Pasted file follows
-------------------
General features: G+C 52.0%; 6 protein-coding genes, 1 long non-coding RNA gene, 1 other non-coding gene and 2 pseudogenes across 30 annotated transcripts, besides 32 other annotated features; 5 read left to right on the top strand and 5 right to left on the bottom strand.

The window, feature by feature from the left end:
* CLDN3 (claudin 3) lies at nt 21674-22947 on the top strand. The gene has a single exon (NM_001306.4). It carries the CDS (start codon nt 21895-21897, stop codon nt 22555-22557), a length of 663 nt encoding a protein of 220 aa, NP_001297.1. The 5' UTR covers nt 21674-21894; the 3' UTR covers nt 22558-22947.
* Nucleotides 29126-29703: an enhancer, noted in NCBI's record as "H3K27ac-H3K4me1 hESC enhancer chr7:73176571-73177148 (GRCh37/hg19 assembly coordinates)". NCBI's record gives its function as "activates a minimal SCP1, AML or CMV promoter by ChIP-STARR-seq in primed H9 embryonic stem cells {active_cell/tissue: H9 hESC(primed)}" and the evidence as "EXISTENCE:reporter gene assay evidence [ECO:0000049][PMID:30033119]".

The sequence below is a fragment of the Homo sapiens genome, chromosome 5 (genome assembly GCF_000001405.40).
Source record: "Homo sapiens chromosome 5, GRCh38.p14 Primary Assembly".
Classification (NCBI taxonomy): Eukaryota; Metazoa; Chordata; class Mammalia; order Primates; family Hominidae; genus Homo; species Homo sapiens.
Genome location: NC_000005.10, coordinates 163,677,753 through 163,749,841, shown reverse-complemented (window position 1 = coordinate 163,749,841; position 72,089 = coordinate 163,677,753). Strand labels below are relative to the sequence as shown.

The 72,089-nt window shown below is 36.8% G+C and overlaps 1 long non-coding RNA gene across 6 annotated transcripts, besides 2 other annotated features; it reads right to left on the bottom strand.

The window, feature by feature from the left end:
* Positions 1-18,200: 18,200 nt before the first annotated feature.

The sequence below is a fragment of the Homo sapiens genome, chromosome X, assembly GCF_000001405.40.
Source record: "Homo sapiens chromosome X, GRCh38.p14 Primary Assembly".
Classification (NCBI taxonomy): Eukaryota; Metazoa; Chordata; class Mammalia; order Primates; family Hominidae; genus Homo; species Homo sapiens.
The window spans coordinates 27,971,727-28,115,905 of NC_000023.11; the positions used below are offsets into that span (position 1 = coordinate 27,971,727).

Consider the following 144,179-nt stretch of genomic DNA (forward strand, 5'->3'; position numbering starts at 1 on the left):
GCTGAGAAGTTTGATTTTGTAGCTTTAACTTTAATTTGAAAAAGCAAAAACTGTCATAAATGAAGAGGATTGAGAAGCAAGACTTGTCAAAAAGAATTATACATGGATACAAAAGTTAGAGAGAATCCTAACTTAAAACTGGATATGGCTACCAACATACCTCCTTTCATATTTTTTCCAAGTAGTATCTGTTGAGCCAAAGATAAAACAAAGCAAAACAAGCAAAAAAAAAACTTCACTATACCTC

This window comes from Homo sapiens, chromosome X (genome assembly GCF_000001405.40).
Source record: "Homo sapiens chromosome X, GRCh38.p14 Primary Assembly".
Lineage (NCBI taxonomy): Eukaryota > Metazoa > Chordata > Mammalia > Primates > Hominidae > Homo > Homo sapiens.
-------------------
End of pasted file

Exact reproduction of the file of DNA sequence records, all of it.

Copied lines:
General features: G+C 52.0%; 6 protein-coding genes, 1 long non-coding RNA gene, 1 other non-coding gene and 2 pseudogenes across 30 annotated transcripts, besides 32 other annotated features; 5 read left to right on the top strand and 5 right to left on the bottom strand.

The window, feature by feature from the left end:
* CLDN3 (claudin 3) lies at nt 21674-22947 on the top strand. The gene has a single exon (NM_001306.4). It carries the CDS (start codon nt 21895-21897, stop codon nt 22555-22557), a length of 663 nt encoding a protein of 220 aa, NP_001297.1. The 5' UTR covers nt 21674-21894; the 3' UTR covers nt 22558-22947.
* Nucleotides 29126-29703: an enhancer, noted in NCBI's record as "H3K27ac-H3K4me1 hESC enhancer chr7:73176571-73177148 (GRCh37/hg19 assembly coordinates)". NCBI's record gives its function as "activates a minimal SCP1, AML or CMV promoter by ChIP-STARR-seq in primed H9 embryonic stem cells {active_cell/tissue: H9 hESC(primed)}" and the evidence as "EXISTENCE:reporter gene assay evidence [ECO:0000049][PMID:30033119]".

The sequence below is a fragment of the Homo sapiens genome, chromosome 5 (genome assembly GCF_000001405.40).
Source record: "Homo sapiens chromosome 5, GRCh38.p14 Primary Assembly".
Classification (NCBI taxonomy): Eukaryota; Metazoa; Chordata; class Mammalia; order Primates; family Hominidae; genus Homo; species Homo sapiens.
Genome location: NC_000005.10, coordinates 163,677,753 through 163,749,841, shown reverse-complemented (window position 1 = coordinate 163,749,841; position 72,089 = coordinate 163,677,753). Strand labels below are relative to the sequence as shown.

The 72,089-nt window shown below is 36.8% G+C and overlaps 1 long non-coding RNA gene across 6 annotated transcripts, besides 2 other annotated features; it reads right to left on the bottom strand.

The window, feature by feature from the left end:
* Positions 1-18,200: 18,200 nt before the first annotated feature.

The sequence below is a fragment of the Homo sapiens genome, chromosome X, assembly GCF_000001405.40.
Source record: "Homo sapiens chromosome X, GRCh38.p14 Primary Assembly".
Classification (NCBI taxonomy): Eukaryota; Metazoa; Chordata; class Mammalia; order Primates; family Hominidae; genus Homo; species Homo sapiens.
The window spans coordinates 27,971,727-28,115,905 of NC_000023.11; the positions used below are offsets into that span (position 1 = coordinate 27,971,727).

Consider the following 144,179-nt stretch of genomic DNA (forward strand, 5'->3'; position numbering starts at 1 on the left):
GCTGAGAAGTTTGATTTTGTAGCTTTAACTTTAATTTGAAAAAGCAAAAACTGTCATAAATGAAGAGGATTGAGAAGCAAGACTTGTCAAAAAGAATTATACATGGATACAAAAGTTAGAGAGAATCCTAACTTAAAACTGGATATGGCTACCAACATACCTCCTTTCATATTTTTTCCAAGTAGTATCTGTTGAGCCAAAGATAAAACAAAGCAAAACAAGCAAAAAAAAAACTTCACTATACCTC

This window comes from Homo sapiens, chromosome X (genome assembly GCF_000001405.40).
Source record: "Homo sapiens chromosome X, GRCh38.p14 Primary Assembly".
Lineage (NCBI taxonomy): Eukaryota > Metazoa > Chordata > Mammalia > Primates > Hominidae > Homo > Homo sapiens.